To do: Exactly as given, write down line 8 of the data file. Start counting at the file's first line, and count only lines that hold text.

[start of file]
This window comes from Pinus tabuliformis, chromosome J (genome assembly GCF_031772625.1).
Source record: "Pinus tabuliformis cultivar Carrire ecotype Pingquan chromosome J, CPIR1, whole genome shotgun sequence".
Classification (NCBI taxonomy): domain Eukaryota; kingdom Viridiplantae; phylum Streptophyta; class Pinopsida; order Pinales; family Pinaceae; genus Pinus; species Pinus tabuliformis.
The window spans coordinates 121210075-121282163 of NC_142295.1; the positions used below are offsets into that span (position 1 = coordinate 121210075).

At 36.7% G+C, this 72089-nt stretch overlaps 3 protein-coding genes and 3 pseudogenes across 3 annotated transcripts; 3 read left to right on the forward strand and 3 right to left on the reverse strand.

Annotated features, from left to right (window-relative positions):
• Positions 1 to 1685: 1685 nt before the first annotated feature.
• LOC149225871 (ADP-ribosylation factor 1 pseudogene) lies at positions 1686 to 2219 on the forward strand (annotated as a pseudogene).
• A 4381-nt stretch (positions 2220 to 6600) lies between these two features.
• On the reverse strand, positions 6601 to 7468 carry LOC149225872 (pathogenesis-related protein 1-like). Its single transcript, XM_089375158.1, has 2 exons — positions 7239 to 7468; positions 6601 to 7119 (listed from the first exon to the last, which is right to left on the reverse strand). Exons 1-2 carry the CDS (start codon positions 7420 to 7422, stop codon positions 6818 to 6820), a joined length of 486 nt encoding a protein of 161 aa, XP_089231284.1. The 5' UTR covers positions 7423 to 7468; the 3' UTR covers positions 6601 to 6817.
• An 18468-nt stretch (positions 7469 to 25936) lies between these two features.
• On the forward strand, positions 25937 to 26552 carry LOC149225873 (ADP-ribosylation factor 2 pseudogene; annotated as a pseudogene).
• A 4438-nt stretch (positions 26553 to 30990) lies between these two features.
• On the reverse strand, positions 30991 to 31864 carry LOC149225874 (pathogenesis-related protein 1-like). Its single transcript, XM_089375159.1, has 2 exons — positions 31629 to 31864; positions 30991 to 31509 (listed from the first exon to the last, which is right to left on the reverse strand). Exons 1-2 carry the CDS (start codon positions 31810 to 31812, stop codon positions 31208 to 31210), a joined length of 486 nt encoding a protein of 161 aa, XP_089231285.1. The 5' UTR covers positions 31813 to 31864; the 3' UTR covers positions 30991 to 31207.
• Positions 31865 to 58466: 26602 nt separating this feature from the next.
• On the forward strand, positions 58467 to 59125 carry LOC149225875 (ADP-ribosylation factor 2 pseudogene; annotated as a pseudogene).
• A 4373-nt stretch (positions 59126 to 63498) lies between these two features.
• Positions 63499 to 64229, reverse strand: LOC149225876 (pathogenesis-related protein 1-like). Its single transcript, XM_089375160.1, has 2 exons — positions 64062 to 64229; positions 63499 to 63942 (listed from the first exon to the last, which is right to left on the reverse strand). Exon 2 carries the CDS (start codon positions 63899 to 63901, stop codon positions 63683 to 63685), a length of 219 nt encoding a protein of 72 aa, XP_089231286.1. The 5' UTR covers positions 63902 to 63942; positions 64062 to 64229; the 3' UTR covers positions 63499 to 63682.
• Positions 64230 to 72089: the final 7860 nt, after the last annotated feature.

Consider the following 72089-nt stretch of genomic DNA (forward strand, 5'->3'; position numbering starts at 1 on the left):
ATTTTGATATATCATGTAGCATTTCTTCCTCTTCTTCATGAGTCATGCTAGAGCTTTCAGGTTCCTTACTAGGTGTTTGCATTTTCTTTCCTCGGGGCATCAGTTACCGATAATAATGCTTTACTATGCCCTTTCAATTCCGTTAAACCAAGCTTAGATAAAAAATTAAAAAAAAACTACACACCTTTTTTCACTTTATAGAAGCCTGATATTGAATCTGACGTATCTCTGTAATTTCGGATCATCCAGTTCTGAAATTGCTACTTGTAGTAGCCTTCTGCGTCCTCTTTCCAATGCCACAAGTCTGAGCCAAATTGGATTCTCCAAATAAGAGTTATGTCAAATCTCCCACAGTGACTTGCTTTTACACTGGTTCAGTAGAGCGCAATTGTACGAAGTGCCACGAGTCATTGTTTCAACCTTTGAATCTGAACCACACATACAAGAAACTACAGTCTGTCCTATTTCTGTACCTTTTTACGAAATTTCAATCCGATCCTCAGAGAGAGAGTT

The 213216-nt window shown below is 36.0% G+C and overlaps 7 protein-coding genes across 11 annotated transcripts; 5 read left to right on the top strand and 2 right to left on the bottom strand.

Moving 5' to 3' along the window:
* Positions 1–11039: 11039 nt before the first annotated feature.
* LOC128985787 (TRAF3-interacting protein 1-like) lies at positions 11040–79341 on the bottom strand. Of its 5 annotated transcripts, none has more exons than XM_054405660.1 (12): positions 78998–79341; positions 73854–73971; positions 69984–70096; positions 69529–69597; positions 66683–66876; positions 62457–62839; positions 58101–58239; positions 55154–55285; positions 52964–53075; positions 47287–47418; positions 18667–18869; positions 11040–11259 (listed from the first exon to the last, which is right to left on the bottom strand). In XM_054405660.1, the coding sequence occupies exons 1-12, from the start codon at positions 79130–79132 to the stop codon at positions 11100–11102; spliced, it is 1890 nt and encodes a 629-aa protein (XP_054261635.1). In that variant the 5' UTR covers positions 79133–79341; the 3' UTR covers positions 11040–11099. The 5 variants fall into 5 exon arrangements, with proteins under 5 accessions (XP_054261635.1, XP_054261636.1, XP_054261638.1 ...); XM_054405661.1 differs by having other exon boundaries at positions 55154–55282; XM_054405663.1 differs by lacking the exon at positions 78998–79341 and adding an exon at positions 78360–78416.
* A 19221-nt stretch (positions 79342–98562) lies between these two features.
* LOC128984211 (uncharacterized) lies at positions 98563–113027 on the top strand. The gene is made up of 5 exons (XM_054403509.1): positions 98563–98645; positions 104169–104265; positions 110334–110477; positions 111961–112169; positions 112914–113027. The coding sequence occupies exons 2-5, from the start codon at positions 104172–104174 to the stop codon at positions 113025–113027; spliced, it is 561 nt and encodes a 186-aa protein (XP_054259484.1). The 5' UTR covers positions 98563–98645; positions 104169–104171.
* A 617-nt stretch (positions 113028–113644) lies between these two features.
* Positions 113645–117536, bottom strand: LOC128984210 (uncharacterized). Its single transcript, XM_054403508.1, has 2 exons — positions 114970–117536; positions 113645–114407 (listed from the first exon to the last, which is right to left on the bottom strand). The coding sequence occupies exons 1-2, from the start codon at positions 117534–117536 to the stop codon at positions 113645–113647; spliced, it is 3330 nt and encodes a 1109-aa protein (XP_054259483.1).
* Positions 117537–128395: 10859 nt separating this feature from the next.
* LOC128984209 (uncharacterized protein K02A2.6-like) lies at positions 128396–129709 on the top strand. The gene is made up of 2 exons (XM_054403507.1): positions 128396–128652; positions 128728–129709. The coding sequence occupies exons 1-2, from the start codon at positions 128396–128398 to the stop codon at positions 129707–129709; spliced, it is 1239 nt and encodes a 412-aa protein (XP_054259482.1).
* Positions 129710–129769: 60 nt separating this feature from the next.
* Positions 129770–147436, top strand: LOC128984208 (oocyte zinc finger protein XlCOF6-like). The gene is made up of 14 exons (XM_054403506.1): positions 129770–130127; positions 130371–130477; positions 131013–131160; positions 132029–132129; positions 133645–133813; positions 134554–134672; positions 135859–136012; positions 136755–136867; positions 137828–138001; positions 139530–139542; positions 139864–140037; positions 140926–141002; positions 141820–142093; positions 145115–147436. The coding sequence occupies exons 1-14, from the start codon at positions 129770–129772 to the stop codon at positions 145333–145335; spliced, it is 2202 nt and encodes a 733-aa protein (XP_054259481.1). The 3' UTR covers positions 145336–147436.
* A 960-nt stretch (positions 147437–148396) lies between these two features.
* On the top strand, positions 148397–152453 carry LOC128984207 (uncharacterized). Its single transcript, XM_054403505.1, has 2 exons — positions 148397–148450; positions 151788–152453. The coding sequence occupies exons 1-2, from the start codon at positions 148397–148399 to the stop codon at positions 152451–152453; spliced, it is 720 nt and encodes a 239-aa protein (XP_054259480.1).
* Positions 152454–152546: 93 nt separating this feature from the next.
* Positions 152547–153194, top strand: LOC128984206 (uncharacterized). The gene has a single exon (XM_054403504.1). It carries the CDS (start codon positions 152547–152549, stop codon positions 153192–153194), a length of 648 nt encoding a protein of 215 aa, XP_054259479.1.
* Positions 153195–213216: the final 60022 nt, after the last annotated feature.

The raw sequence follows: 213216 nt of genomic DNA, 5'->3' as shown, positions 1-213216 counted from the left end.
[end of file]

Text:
• LOC149225871 (ADP-ribosylation factor 1 pseudogene) lies at positions 1686 to 2219 on the forward strand (annotated as a pseudogene).